Figure 1: Plenary speaker Christoph Gmbel (Porsche AG) together with the conference chairmen Matthias Hrmann and Volker Gravemeier (from left to right)

Exhibitions by industrial sponsors from the area of computational mechanics accompanied the scientific program and also served as a forum for the search for high quality employees in this area. More information on the colloquium, as well as a photo gallery may be found on the conference web page http://www.lnm.mw.tum.de/gacm07. V. Gravemeier, M. Bischoff Figure 2: Coffee break in the atrium of the Department of Mechanical Engineering at TUM

- E lecting E xcellence

he decisions in the second and tentatively last round of the German excellence initiative are taken. On the basis of an expertise by a panel of 27 national and international referees, a commission consisting of the German Science Council ("Wissenschaftsrat") German Research Foundation ("Deutsche Forschungsgemeneinschaft", DFG) has encouraged 35 Universities to hand in full applications. Like in the first round, three different funding instruments are installed: graduate schools, clusters of excellence and so-called future concepts.

On October 19th, after reviewing a total of 92 proposals, the authorizing committee decided funding of 21 graduate schools to support young researchers, 20 clusters of excellence to promote world-class research and 6 future concepts, meaning institutional strategies to promote top-level university research. A budget of about one Billion Euros (1,000,000,000 ) for five years has been allotted for the program in this second round. The excellence initiative aims toward both promoting top-level research and improve the quality of German universities and research institutions, thereby making a significant contribution to strengthening science and research in Germany in the long term, improving its international competitiveness and raising the profile of the top performers in academia and research. The political and scientific community expects a tremendous impact from this funding, notwithstanding the fact that the response in the popular mass media tends to overly emphasize the ostensible nomination of elites, thus risking the wrong impression that universities and individual groups which have not been successful with their proposals would represent second class institutions. After all, the excellence initiative is not over now but on the contrary it has just started: The projects described in the applications have to be implemented now. The chart shows the geographic distribution of all funded projects, including those from the first round in 2006 (blue boxes). Figure 3: Bernhard Schrefler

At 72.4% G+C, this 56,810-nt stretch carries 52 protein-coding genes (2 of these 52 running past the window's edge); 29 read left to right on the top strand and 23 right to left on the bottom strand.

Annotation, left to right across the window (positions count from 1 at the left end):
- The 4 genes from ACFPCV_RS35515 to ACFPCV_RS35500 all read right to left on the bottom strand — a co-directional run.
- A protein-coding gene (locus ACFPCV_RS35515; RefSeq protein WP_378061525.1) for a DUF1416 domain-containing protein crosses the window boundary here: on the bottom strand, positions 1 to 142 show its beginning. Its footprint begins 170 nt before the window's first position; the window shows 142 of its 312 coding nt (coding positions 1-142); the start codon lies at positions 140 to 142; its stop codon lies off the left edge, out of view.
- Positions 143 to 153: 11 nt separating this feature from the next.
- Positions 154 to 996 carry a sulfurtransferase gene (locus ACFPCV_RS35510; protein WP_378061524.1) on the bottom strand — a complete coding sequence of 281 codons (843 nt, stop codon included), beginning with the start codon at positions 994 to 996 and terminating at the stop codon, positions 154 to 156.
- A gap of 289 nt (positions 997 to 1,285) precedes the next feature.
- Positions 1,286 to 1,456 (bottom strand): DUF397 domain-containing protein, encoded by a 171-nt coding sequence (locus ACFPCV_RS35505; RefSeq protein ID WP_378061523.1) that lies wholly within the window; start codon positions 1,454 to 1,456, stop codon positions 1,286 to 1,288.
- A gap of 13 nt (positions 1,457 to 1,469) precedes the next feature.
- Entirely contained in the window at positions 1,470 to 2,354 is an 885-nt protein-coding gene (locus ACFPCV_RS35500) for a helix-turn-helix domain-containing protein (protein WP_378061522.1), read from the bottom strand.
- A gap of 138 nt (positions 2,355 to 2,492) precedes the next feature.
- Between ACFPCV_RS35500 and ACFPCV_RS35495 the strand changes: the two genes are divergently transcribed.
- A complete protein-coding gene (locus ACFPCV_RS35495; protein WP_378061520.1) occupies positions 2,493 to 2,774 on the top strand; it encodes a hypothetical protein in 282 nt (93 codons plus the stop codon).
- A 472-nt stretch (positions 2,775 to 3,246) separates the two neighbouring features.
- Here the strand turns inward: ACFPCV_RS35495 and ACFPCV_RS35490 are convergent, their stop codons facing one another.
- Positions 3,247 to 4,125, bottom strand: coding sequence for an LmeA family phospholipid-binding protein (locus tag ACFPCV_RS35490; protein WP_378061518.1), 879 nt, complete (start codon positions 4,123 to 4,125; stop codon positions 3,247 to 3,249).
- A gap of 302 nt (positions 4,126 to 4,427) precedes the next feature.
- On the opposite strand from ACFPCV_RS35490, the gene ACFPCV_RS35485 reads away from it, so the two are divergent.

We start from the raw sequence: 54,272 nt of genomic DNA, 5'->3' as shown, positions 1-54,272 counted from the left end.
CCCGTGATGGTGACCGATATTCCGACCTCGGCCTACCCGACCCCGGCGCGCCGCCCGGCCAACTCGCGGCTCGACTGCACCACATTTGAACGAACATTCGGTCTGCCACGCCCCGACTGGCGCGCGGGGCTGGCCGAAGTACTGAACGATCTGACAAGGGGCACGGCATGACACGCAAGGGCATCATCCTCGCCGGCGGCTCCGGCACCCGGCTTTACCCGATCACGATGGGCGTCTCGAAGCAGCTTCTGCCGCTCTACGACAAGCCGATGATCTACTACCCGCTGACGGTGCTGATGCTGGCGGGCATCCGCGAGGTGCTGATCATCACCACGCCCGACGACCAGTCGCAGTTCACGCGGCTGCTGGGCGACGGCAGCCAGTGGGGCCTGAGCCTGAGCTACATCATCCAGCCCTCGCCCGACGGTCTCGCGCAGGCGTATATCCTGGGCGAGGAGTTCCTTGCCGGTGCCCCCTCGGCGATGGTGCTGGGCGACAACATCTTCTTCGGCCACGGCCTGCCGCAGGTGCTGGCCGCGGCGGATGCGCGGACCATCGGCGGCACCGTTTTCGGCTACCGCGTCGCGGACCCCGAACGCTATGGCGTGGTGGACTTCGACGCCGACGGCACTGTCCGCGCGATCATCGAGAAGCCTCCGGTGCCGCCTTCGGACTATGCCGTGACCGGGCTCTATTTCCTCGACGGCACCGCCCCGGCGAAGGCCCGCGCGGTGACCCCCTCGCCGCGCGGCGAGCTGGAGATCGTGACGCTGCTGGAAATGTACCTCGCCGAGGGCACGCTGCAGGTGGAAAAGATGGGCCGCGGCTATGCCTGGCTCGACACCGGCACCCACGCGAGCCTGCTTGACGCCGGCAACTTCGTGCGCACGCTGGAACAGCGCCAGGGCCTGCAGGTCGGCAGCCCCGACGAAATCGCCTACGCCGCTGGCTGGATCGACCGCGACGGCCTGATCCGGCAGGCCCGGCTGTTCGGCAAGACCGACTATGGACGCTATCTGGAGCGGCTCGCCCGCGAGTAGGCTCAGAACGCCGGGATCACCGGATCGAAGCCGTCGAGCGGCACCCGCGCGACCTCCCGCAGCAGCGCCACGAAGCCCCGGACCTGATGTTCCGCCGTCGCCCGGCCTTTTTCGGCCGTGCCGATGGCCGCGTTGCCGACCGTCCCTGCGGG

rofessor Bernhard Schrefler has been granted a doctor honoris causa by the Faculty of Civil Engineering and Geodetic Sciences of the Leibniz Universitt Hannover for his work on theory and numerics of multi-physics problems and their application in the area of civil and environmental engineering. Schrefler, born 1942 in Meran and Professor for Structural Mechanics at the University of Padua since 1980, has contributed significantly to the field of computational mechanics. He developed coupled formulations for geotechnical problems as well as thermoelectro-mechanical models for the construction of the fusion reactor. He also worked on reservoirs and environmental problems related to the city of Venice. P. Wriggers, M. Bischoff

Authorities of AMCA

For all inclusions under AMCA please contact: Victorio Sonzogni

Gemes 3450 3000 Santa Fe Argentina Tel: 54-342-451 15 94 Fax: 54-342-455 09 44 Email: sonzogni@intec.unl.edu.ar http://amcaonline.org.ar

uring the regular assembly of AMCA, the new Executive Council has been elected for the Argentine Association for Computational Mechanics (AMCA), for the period 2007-2009.

It is formed by: Victorio Sonzogni (President), Norberto Nigro (Secretary), Victor Fachinotti (Treasurer), and as members of the executive council: Enzo Dari, Sergio Elaskar, Guillermo Etse, Carlos Garca Garino, Luis Godoy, Axel Larreteguy, Angel Menndez, Marta Rosales and Marcelo Venere.